I have this morning published the next in my series of proposals that will make up the Taxing Wealth Report 2024.
In this latest note, I consider the need to reform the rate at which inheritance tax is charged. I suggest that one of the biggest reasons for the unpopularity of this tax is that the 40% flat rate used once an estate falls within the scope of the charge to this tax appears to be a very blunt instrument.
What I suggest is required are progressive rates of tax, rising as the size of the states increases, with the overall aim of making this tax considerably more progressive rather than to necessarily raise additional revenue. The latter objective may, however, be achieved if the other recommendations made with regard to inheritance tax in the Taxing Wealth Report 2024 were adopted.
As the summary of the note says:
This note proposes that:
- The rates at which inheritance tax is charged should be subject to review.
- The existing flat charge rate of this tax is inappropriate and might be one reason for its lack of political acceptability.
- The current charge structure of this tax also fails to deliver sufficient vertical tax equity within this tax.
- At the same time, that flat rate also results in insufficient wealth being redistributed by this tax when that is one of the objectives for using it.
- If new tax rates from 10 per cent to 60 per cent of the value of chargeable estates were introduced on cumulatively increasingly wide bands of chargeable estate, then whilst no additional tax might necessarily be collected the distribution of that charge would change considerably, with much more being paid by higher value estates.
- The suggested revised structure would reduce the inheritance tax due on almost all chargeable estates of less than £1 million, often by significant amounts.
- When this issue has been addressed, and when other recommendations in the Taxing Wealth Report 2024 relating to this tax have been considered, it may be appropriate to reconsider the size of the nil rate band for this tax.
As I suggest in the note:
It has long been the case that the structure of inheritance tax has been overdue for reform.
The nil rate band for this tax, which takes the vast majority of UK estates out of a charge to inheritance tax, has been set at £325,000 since 2009, although this sum can be increased in the case of the passing of former domestic residences. This sum is not expected to change until at least 2027.
The rate of tax has been subject to even less change. A few exceptions apart, once inheritance tax is charged it has been due at 40% for decades. It is stressed, that this rate only applies to the chargeable estate above the nil rate band, and not to the estate in its entirety.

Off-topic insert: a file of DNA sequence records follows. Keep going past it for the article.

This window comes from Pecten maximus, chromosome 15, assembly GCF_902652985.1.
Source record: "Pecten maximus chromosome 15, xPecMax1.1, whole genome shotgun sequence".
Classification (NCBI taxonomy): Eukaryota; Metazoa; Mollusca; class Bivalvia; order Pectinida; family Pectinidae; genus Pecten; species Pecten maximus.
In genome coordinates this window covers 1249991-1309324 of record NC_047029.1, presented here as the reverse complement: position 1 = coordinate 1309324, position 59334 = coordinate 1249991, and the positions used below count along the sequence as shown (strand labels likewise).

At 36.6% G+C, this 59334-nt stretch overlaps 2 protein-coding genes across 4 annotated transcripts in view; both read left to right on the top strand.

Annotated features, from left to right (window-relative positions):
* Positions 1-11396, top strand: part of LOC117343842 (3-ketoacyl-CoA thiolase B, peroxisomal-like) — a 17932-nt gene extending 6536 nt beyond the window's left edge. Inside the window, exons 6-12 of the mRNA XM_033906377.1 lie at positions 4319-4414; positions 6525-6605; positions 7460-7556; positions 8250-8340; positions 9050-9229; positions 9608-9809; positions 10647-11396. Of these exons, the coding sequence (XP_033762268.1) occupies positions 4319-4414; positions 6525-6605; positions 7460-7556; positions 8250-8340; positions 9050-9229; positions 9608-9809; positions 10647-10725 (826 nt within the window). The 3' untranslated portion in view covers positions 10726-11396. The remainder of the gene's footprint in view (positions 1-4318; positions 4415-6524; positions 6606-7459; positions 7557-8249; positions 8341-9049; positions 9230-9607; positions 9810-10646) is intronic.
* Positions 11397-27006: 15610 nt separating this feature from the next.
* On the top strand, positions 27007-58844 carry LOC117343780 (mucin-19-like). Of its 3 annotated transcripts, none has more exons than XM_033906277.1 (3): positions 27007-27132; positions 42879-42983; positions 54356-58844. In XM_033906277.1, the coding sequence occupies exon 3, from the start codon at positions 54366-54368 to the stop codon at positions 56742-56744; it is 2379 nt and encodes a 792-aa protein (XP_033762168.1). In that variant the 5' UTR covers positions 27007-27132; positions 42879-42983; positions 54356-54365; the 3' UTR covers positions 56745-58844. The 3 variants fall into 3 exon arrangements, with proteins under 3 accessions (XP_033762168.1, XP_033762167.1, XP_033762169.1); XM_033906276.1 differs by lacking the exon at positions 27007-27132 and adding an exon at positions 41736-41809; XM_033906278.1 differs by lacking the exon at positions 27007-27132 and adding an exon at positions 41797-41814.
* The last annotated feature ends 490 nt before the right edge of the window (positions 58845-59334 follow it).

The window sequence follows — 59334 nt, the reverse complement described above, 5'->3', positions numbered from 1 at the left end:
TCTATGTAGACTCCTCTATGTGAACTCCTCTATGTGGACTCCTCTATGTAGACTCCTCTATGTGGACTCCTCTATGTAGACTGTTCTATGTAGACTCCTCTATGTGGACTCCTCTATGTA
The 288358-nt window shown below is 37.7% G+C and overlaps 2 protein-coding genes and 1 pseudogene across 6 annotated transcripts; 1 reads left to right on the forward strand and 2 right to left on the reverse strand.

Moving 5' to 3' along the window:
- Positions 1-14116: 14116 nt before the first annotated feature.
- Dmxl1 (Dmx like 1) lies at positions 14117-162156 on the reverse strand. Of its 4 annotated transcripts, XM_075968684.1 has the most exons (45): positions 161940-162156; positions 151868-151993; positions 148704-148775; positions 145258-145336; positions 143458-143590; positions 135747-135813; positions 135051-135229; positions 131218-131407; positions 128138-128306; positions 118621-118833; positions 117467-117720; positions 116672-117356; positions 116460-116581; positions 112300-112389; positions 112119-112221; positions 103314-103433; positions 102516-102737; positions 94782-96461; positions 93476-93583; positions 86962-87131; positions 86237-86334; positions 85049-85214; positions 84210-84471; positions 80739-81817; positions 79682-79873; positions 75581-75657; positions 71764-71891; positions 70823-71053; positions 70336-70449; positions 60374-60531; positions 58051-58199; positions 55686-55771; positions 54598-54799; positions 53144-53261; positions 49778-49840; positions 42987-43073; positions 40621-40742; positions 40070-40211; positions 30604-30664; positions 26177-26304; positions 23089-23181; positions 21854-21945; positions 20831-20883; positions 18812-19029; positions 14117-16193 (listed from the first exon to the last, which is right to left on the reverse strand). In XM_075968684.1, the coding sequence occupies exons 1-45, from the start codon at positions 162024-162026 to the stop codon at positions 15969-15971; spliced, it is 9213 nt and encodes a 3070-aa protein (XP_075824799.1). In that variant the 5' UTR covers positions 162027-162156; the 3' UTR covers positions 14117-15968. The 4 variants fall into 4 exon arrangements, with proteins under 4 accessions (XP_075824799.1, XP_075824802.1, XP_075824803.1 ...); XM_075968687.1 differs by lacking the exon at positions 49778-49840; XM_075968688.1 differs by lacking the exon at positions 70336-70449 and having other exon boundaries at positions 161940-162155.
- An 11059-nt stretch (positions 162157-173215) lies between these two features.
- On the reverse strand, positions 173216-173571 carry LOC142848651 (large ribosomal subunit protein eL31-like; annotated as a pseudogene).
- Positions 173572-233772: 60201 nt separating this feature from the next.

For a tax that is so unpopular, according to public reports, the fact that there has been no serious review of its structure or rates for more than a decade is surprising. The changes that have been made have all tinkered at the edges of the tax, but not addressed issues of principle.
There are almost countless ways in which changes to the rates of inheritance tax could be made. I have not sought to model them all. I have, instead, opted for a relatively simple reform, which is to keep the nil rate band as it is at present, but to then introduce progressive tax rates thereafter, as follows:
This would change liabilities by band as follows:
As I suggest in the note:
As will be noted, for many smaller estates, where the imposition of this tax is most keenly felt, liabilities would fall if these bands were adopted.
This would also be true for all estates where the overall net estate is less than £1.5 million.
However, on higher value estates the overall liability increases, as it would also do if other recommendations in the Taxing Wealth Report 2024, e.g. with regard to agricultural and business property relief are also taken into account, given that most of the estates claiming those relief will fall into this category.
It is suggested that this overall redistribution of liabilities is just and equitable whilst also achieving the goal of redistributing wealth within the UK without imposing tax charges at rates that are uncommon within the rest of the economy.
It will be noted that this change is broadly tax neutral. Bands could be altered to achieve an increase in revenue raised. Those chosen here were instead picked to increase the degree of redistribution that the tax might achieve.
Sometimes taxing wealth better is about achieving social goals and not raising revenue. This suggestion is a case in point.
Cumulative value of recommendations made
The recommendations now made as part of the Taxing Wealth Report 2024 would, taking this latest proposal into account, raise total additional tax revenues of approximately £105.2 billion per annum.